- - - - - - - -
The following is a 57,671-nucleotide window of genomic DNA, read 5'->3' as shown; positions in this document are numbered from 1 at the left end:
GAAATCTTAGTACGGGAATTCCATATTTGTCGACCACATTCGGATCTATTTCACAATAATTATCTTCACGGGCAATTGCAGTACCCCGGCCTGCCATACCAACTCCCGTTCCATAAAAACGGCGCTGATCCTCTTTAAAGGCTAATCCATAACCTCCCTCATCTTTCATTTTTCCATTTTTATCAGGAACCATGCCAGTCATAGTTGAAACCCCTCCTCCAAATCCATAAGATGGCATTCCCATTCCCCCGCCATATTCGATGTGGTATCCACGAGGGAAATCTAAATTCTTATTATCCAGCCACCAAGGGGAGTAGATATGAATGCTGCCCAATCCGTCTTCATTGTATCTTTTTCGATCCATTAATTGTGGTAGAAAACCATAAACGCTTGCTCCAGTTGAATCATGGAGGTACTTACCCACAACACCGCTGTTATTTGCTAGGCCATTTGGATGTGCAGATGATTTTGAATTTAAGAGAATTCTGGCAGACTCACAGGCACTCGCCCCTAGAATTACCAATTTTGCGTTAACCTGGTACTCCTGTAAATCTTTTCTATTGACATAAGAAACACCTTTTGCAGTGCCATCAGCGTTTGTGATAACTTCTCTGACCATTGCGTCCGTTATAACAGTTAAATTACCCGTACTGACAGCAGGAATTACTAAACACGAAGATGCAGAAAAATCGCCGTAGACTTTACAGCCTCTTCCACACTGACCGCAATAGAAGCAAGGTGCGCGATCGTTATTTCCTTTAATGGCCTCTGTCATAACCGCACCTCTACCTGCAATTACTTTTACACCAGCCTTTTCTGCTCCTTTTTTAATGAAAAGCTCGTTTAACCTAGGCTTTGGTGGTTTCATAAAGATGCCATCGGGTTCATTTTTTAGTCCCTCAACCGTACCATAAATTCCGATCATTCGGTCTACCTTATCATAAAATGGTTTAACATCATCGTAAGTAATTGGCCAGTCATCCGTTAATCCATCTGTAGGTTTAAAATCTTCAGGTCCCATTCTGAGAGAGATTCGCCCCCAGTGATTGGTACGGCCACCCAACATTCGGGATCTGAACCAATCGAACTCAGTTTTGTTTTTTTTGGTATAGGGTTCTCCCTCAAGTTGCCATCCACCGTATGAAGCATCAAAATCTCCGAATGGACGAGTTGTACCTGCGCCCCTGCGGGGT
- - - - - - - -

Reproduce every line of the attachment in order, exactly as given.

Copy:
The following is a 57,671-nucleotide window of genomic DNA, read 5'->3' as shown; positions in this document are numbered from 1 at the left end:
GAAATCTTAGTACGGGAATTCCATATTTGTCGACCACATTCGGATCTATTTCACAATAATTATCTTCACGGGCAATTGCAGTACCCCGGCCTGCCATACCAACTCCCGTTCCATAAAAACGGCGCTGATCCTCTTTAAAGGCTAATCCATAACCTCCCTCATCTTTCATTTTTCCATTTTTATCAGGAACCATGCCAGTCATAGTTGAAACCCCTCCTCCAAATCCATAAGATGGCATTCCCATTCCCCCGCCATATTCGATGTGGTATCCACGAGGGAAATCTAAATTCTTATTATCCAGCCACCAAGGGGAGTAGATATGAATGCTGCCCAATCCGTCTTCATTGTATCTTTTTCGATCCATTAATTGTGGTAGAAAACCATAAACGCTTGCTCCAGTTGAATCATGGAGGTACTTACCCACAACACCGCTGTTATTTGCTAGGCCATTTGGATGTGCAGATGATTTTGAATTTAAGAGAATTCTGGCAGACTCACAGGCACTCGCCCCTAGAATTACCAATTTTGCGTTAACCTGGTACTCCTGTAAATCTTTTCTATTGACATAAGAAACACCTTTTGCAGTGCCATCAGCGTTTGTGATAACTTCTCTGACCATTGCGTCCGTTATAACAGTTAAATTACCCGTACTGACAGCAGGAATTACTAAACACGAAGATGCAGAAAAATCGCCGTAGACTTTACAGCCTCTTCCACACTGACCGCAATAGAAGCAAGGTGCGCGATCGTTATTTCCTTTAATGGCCTCTGTCATAACCGCACCTCTACCTGCAATTACTTTTACACCAGCCTTTTCTGCTCCTTTTTTAATGAAAAGCTCGTTTAACCTAGGCTTTGGTGGTTTCATAAAGATGCCATCGGGTTCATTTTTTAGTCCCTCAACCGTACCATAAATTCCGATCATTCGGTCTACCTTATCATAAAATGGTTTAACATCATCGTAAGTAATTGGCCAGTCATCCGTTAATCCATCTGTAGGTTTAAAATCTTCAGGTCCCATTCTGAGAGAGATTCGCCCCCAGTGATTGGTACGGCCACCCAACATTCGGGATCTGAACCAATCGAACTCAGTTTTGTTTTTTTTGGTATAGGGTTCTCCCTCAAGTTGCCATCCACCGTATGAAGCATCAAAATCTCCGAATGGACGAGTTGTACCTGCGCCCCTGCGGGGT